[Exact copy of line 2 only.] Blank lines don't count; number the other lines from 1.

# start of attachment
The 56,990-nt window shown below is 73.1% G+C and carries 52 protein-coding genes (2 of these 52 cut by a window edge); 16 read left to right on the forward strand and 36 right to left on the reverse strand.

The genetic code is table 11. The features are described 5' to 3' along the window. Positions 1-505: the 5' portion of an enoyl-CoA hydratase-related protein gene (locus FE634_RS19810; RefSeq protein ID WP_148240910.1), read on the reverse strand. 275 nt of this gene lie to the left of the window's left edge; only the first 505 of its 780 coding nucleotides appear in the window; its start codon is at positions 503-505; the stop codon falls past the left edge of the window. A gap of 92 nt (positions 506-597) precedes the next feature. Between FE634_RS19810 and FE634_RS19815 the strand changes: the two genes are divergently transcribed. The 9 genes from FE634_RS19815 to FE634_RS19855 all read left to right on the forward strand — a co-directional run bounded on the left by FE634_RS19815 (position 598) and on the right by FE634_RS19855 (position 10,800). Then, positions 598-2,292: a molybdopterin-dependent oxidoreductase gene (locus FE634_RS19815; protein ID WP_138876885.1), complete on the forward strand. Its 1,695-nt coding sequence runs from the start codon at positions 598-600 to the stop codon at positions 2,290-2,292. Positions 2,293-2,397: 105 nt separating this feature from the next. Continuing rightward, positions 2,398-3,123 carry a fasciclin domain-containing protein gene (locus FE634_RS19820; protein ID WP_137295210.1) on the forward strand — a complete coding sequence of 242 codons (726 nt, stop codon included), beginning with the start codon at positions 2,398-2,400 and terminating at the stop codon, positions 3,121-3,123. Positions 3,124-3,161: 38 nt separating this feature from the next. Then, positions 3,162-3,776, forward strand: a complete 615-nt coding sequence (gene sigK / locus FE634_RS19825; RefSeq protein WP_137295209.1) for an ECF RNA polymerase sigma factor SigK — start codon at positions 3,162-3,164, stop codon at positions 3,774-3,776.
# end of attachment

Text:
The genetic code is table 11. The features are described 5' to 3' along the window. Positions 1-505: the 5' portion of an enoyl-CoA hydratase-related protein gene (locus FE634_RS19810; RefSeq protein ID WP_148240910.1), read on the reverse strand. 275 nt of this gene lie to the left of the window's left edge; only the first 505 of its 780 coding nucleotides appear in the window; its start codon is at positions 503-505; the stop codon falls past the left edge of the window. A gap of 92 nt (positions 506-597) precedes the next feature. Between FE634_RS19810 and FE634_RS19815 the strand changes: the two genes are divergently transcribed. The 9 genes from FE634_RS19815 to FE634_RS19855 all read left to right on the forward strand — a co-directional run bounded on the left by FE634_RS19815 (position 598) and on the right by FE634_RS19855 (position 10,800). Then, positions 598-2,292: a molybdopterin-dependent oxidoreductase gene (locus FE634_RS19815; protein ID WP_138876885.1), complete on the forward strand. Its 1,695-nt coding sequence runs from the start codon at positions 598-600 to the stop codon at positions 2,290-2,292. Positions 2,293-2,397: 105 nt separating this feature from the next. Continuing rightward, positions 2,398-3,123 carry a fasciclin domain-containing protein gene (locus FE634_RS19820; protein ID WP_137295210.1) on the forward strand — a complete coding sequence of 242 codons (726 nt, stop codon included), beginning with the start codon at positions 2,398-2,400 and terminating at the stop codon, positions 3,121-3,123. Positions 3,124-3,161: 38 nt separating this feature from the next. Then, positions 3,162-3,776, forward strand: a complete 615-nt coding sequence (gene sigK / locus FE634_RS19825; RefSeq protein WP_137295209.1) for an ECF RNA polymerase sigma factor SigK — start codon at positions 3,162-3,164, stop codon at positions 3,774-3,776.